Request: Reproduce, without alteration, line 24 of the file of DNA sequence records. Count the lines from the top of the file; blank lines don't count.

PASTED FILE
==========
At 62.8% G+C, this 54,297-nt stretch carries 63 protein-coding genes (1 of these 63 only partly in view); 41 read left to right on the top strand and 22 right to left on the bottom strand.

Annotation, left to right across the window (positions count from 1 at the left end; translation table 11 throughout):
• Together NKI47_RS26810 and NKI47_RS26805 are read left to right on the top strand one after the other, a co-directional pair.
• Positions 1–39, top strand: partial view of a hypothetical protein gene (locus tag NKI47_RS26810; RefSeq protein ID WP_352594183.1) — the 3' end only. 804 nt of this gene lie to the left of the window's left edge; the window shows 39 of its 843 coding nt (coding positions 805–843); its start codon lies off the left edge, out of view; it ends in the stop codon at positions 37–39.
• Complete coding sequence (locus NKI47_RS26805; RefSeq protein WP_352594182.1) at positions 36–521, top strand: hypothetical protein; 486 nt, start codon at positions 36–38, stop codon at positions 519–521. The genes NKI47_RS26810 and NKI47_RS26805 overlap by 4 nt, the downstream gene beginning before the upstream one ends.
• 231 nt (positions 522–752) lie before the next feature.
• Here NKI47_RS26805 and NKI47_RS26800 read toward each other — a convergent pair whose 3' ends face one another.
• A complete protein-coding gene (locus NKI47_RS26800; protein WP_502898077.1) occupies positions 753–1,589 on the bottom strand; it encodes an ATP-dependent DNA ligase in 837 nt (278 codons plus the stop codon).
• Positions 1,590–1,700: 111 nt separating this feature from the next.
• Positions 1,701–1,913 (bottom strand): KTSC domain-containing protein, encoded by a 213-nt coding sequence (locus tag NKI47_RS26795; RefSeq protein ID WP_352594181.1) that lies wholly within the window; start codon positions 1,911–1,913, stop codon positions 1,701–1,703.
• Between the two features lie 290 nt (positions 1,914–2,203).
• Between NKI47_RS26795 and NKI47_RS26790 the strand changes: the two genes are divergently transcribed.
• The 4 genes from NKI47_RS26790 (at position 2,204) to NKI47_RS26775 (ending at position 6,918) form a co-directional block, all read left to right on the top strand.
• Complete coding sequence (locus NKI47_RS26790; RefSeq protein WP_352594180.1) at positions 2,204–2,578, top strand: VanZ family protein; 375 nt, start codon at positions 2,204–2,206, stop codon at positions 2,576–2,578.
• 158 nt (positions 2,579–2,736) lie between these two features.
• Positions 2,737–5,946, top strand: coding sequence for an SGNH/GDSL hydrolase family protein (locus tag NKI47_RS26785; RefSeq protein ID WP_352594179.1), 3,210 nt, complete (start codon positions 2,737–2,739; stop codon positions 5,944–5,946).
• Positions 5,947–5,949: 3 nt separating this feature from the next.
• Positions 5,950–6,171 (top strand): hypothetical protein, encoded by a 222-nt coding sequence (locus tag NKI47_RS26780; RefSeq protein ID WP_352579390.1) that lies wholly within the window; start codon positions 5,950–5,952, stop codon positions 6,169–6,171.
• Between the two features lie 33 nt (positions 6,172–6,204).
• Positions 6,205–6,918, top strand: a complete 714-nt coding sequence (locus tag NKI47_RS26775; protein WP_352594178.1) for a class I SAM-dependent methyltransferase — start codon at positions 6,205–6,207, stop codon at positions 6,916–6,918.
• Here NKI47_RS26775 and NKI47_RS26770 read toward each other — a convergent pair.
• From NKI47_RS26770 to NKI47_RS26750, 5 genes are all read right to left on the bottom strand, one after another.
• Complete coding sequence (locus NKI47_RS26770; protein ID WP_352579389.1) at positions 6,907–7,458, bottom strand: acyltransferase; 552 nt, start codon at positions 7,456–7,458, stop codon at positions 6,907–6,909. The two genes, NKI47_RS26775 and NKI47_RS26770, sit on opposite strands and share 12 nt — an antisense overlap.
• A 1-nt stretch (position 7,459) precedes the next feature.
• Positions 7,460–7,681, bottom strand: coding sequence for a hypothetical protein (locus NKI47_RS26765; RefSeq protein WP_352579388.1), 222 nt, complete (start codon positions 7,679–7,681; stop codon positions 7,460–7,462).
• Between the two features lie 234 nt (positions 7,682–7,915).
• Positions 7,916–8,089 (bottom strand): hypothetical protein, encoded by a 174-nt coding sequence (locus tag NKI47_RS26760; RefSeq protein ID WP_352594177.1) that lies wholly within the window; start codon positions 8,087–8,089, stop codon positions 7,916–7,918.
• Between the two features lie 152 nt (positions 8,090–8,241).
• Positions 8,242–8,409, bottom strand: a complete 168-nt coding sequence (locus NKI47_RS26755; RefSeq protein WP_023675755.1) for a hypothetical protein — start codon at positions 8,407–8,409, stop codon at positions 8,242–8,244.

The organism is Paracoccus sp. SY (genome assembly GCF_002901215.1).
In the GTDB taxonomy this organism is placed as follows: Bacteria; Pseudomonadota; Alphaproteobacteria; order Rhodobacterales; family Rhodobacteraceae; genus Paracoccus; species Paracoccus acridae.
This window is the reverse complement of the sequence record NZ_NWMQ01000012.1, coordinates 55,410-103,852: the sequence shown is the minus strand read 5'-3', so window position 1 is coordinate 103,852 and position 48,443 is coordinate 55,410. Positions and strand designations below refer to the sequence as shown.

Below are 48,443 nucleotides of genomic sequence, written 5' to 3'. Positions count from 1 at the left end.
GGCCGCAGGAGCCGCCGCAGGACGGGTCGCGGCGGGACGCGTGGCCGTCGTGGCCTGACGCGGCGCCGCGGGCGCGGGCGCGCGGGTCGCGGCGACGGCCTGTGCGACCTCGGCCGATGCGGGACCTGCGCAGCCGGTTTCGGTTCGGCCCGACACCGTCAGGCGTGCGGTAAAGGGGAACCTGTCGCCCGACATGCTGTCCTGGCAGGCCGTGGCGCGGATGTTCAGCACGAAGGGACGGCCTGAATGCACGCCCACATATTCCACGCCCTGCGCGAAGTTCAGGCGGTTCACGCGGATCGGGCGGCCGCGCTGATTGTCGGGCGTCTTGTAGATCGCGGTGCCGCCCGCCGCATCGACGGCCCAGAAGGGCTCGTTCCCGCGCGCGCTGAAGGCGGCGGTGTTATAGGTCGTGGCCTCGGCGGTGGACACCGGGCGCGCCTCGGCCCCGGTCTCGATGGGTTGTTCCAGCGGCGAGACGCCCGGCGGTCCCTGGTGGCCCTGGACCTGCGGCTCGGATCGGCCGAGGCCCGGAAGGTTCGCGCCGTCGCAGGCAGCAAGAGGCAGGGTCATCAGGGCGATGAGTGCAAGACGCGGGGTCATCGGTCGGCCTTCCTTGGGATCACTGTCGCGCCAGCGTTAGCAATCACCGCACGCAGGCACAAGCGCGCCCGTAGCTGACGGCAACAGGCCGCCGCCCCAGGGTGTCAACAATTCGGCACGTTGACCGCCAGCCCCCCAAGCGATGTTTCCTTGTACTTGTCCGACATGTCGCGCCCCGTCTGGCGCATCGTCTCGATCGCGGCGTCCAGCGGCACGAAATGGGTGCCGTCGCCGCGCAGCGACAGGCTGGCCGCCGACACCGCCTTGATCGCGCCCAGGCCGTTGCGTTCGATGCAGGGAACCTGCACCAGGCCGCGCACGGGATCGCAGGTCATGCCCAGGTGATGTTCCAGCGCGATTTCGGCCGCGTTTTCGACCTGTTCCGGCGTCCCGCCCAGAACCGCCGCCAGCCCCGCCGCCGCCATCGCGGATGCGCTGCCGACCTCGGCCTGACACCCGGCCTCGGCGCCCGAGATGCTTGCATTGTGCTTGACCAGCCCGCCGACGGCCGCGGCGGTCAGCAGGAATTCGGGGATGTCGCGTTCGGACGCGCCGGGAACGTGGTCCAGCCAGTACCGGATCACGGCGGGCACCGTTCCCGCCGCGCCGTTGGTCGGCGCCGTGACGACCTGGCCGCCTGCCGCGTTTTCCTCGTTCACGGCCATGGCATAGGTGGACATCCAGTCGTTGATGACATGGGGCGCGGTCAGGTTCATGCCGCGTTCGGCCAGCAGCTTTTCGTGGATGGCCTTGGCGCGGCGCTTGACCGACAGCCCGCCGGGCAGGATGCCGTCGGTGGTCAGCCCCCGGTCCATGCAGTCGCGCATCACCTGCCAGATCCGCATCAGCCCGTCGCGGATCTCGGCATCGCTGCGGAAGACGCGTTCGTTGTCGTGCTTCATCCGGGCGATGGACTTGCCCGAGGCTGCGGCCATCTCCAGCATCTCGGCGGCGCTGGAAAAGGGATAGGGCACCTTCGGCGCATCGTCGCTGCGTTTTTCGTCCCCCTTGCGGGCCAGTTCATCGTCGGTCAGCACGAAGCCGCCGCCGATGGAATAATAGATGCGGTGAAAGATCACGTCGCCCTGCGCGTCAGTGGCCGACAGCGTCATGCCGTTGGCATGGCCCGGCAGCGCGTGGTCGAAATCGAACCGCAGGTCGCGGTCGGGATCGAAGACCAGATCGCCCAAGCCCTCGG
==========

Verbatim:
• A 1-nt stretch (position 7,459) precedes the next feature.